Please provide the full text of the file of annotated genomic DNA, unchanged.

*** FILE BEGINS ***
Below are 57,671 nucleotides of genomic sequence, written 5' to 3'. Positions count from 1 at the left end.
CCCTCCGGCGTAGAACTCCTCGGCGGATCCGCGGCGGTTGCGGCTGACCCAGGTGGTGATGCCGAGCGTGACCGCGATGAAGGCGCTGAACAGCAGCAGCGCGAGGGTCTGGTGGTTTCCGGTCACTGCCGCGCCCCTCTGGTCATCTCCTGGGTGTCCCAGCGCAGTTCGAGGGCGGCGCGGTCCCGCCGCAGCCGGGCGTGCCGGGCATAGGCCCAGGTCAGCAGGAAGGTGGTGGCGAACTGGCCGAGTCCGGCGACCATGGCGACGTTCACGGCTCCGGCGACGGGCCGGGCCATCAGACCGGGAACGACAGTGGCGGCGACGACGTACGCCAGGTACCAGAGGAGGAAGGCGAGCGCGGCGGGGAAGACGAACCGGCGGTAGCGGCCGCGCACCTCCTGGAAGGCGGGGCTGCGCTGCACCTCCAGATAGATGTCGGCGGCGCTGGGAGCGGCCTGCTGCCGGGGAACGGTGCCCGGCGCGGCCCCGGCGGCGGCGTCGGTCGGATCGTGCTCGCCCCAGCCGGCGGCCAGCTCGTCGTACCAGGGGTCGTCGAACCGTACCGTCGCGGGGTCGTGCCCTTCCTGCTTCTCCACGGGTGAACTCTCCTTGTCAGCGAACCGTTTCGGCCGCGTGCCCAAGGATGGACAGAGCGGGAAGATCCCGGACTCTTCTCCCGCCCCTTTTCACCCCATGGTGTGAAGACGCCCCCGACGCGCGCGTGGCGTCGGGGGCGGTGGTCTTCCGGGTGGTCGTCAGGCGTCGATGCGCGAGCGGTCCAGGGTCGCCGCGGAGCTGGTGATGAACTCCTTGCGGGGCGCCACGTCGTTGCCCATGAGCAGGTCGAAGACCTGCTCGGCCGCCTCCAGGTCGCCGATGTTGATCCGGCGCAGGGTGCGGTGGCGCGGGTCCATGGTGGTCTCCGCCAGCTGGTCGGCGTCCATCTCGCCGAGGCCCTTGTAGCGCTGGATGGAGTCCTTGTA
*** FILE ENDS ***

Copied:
Below are 57,671 nucleotides of genomic sequence, written 5' to 3'. Positions count from 1 at the left end.
CCCTCCGGCGTAGAACTCCTCGGCGGATCCGCGGCGGTTGCGGCTGACCCAGGTGGTGATGCCGAGCGTGACCGCGATGAAGGCGCTGAACAGCAGCAGCGCGAGGGTCTGGTGGTTTCCGGTCACTGCCGCGCCCCTCTGGTCATCTCCTGGGTGTCCCAGCGCAGTTCGAGGGCGGCGCGGTCCCGCCGCAGCCGGGCGTGCCGGGCATAGGCCCAGGTCAGCAGGAAGGTGGTGGCGAACTGGCCGAGTCCGGCGACCATGGCGACGTTCACGGCTCCGGCGACGGGCCGGGCCATCAGACCGGGAACGACAGTGGCGGCGACGACGTACGCCAGGTACCAGAGGAGGAAGGCGAGCGCGGCGGGGAAGACGAACCGGCGGTAGCGGCCGCGCACCTCCTGGAAGGCGGGGCTGCGCTGCACCTCCAGATAGATGTCGGCGGCGCTGGGAGCGGCCTGCTGCCGGGGAACGGTGCCCGGCGCGGCCCCGGCGGCGGCGTCGGTCGGATCGTGCTCGCCCCAGCCGGCGGCCAGCTCGTCGTACCAGGGGTCGTCGAACCGTACCGTCGCGGGGTCGTGCCCTTCCTGCTTCTCCACGGGTGAACTCTCCTTGTCAGCGAACCGTTTCGGCCGCGTGCCCAAGGATGGACAGAGCGGGAAGATCCCGGACTCTTCTCCCGCCCCTTTTCACCCCATGGTGTGAAGACGCCCCCGACGCGCGCGTGGCGTCGGGGGCGGTGGTCTTCCGGGTGGTCGTCAGGCGTCGATGCGCGAGCGGTCCAGGGTCGCCGCGGAGCTGGTGATGAACTCCTTGCGGGGCGCCACGTCGTTGCCCATGAGCAGGTCGAAGACCTGCTCGGCCGCCTCCAGGTCGCCGATGTTGATCCGGCGCAGGGTGCGGTGGCGCGGGTCCATGGTGGTCTCCGCCAGCTGGTCGGCGTCCATCTCGCCGAGGCCCTTGTAGCGCTGGATGGAGTCCTTGTA